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All about kitesurfing lines – kite lines.

 

Unfortunately, for most of the people kite lines don’t matter until one of them breaks. Then, the worst-case scenario – you damage your kite and pay for, usually expensive rescue (that was my case). Hopefully you’ll just have to paddle back or sail back with your kite to the beach. And then the research starts – why it happened and how to prevent it from happening in the future. You are in the right place.

 

Kite lines / flying lines are one of the most important part of your kitesurfing gear. The lines connect you (the bar) to the kite. In 2021 most of the brands are using 4 lines bars, although 5 lines bars are also commonly used.

Kitesurfing lines are usually made of Dyneema (ultra-light material that’s stronger than steel at the molecular level. Lines and ropes made of Dyneema are widely used in sailing, paragliding, kitesurfing and more). Less common is Spectra, slightly different in its structure.

What are the best kitesurfing lines?

Best kitesurfing lines should be balanced between strength (breaking load), durability (long lasting) and performances.

  • Breaking load
    Quality kitesurfing lines should have breaking strength between 300-500 dekanewton (daN). Usually, for back/steering lines you can use lower breaking strength lines, as they don’t hold that much weight.
    Race lines, or lines used only for foiling are usually thinner for better performances, which means lower breaking load.

 

  • Durability
    If all manufacturers are using the same material to make lines, why this brands lines last longer than the others? The answer is
    High-end kite lines are treated with a special coat. It’s like wax on your car. It protects the core of the lines, makes them stiffer and more resistant to damage.

    Even though manufacturers are using the same materials, each of them has their own coating technology. It’s hard to say which coating technology is better looking just at the numbers. That’s why, before we decided which brand should we use, we tested over 10 different manufacturers and lines types.

 

  • Performances
    Line diameter (thickness) and weight – most of the time thicker lines are stronger than thinner lines, but at the expense of performances. You can have all flying lines made from 2.5mm dyneema with breaking load of 1000 kg(2200lbs), which will probably last forever, but the drag will significantly decrease performances – more drag that is air resistance, which will affect flying. Also, thicker lines are heavier, which would also negatively affect kite’s performances.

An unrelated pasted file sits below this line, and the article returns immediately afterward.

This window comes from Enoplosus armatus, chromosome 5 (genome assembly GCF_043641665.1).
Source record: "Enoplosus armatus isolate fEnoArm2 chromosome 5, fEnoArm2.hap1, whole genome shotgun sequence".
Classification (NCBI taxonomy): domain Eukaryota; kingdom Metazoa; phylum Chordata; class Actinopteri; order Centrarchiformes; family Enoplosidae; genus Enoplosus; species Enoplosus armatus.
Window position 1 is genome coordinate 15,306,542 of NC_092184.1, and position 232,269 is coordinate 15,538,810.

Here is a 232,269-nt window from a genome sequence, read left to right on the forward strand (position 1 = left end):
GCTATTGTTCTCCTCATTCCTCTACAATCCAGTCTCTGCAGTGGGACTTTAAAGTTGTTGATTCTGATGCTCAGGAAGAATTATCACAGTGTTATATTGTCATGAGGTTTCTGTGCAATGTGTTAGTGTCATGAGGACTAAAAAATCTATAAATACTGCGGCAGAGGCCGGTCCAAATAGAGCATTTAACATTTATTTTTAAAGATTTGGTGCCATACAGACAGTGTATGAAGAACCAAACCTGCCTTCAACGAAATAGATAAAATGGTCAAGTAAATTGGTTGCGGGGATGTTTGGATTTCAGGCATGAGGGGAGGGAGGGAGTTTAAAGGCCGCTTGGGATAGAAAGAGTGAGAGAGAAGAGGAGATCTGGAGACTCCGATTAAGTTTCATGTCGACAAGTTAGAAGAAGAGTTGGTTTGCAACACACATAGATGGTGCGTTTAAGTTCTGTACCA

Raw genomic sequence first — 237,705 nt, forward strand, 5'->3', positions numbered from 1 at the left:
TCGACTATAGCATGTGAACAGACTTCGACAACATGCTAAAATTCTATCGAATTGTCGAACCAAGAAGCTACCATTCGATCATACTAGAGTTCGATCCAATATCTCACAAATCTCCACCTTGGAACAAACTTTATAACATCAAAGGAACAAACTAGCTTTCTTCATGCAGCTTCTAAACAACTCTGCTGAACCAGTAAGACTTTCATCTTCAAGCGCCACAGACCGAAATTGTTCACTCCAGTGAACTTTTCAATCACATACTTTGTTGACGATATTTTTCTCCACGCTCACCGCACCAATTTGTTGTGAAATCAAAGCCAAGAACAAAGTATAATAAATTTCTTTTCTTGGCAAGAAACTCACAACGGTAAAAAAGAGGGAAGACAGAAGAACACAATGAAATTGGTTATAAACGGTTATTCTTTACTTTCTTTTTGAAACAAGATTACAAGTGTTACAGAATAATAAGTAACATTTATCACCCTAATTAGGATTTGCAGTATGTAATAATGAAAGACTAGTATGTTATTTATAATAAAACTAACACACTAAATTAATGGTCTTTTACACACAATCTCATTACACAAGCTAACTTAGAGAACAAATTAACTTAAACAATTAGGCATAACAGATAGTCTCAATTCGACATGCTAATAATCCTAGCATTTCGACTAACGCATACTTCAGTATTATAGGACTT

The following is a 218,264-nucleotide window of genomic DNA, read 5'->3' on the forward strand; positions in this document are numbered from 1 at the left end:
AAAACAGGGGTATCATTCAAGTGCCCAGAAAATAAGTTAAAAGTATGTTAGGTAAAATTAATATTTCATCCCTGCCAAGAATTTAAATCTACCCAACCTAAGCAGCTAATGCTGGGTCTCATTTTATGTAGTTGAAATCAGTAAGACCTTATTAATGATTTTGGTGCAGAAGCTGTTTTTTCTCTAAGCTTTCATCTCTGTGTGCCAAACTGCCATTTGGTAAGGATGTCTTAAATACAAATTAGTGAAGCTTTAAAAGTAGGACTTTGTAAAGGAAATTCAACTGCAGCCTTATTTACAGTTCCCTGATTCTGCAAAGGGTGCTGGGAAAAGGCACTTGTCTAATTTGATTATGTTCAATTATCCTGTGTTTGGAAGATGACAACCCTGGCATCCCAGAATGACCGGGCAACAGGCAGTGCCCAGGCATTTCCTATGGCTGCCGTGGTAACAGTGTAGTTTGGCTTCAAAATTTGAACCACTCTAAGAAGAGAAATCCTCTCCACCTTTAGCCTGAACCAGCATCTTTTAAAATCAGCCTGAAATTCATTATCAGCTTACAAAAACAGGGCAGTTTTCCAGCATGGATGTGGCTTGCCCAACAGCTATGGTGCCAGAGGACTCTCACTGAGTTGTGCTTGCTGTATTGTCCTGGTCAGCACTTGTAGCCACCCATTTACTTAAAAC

Coating – it plays a key role in lines performances. Quality coating decrease water absorption to zero, it makes lines work as they should.

 

So, what are the best kitesurfing lines?

At kiteboarding lines, we tested out many different manufacturers as well as types of lines. After hundreds of hours in the water with different lines we decided to stick to only one brand, and one particular lines series – Liros DC-PRO SK99.  These lines have the best balance between strength, durability and performances. For everyday use, we recommend 1.3mm (325 daN) for back lanes and 1.5mm for front lines. For high performances (like hydrofoil racing) 1.1mm for back lines and 1.3mm for front lines will work great.

 

Types of kitesurfing bars (not including training kites)
- 4 lines or 5 lines.
- height of front lines split – low-V split (Slingshot, Cabrinha, Ozone) or high-Y split (Duotone, Core).
As long as the number of lines and height of front lines split are the same, you can use different brand bar with different brand kite.

 

How to make sure your lines are in heathy condition?
1) If your lines are brand new – even though lines are pre-stretched by manufacturers, you will have to kite a few hours until connectors and knots are fully stretched. After a few sessions check again if all lines are equal.

2) You should check if your lines are equal every ~20h of kiting.

3) When you check if all lines are equal, the bar should be full powered.

3) If everything's okay, kite bar will be straight when you connect all lines to a fixed point.

5) If one or both front/back lines are longer, you can simply adjust it using in bar settings (most of bars these days have different adjustments on back leader lines). Another option would be using different length pigtails.

6) Watch out for tangles and knots on your lines – they are a frequent problem. A knot on a line significantly decreases strength of the line.

7) Any wear on any line is a red flag. It can snap anytime. The line(a pair) should be replaced.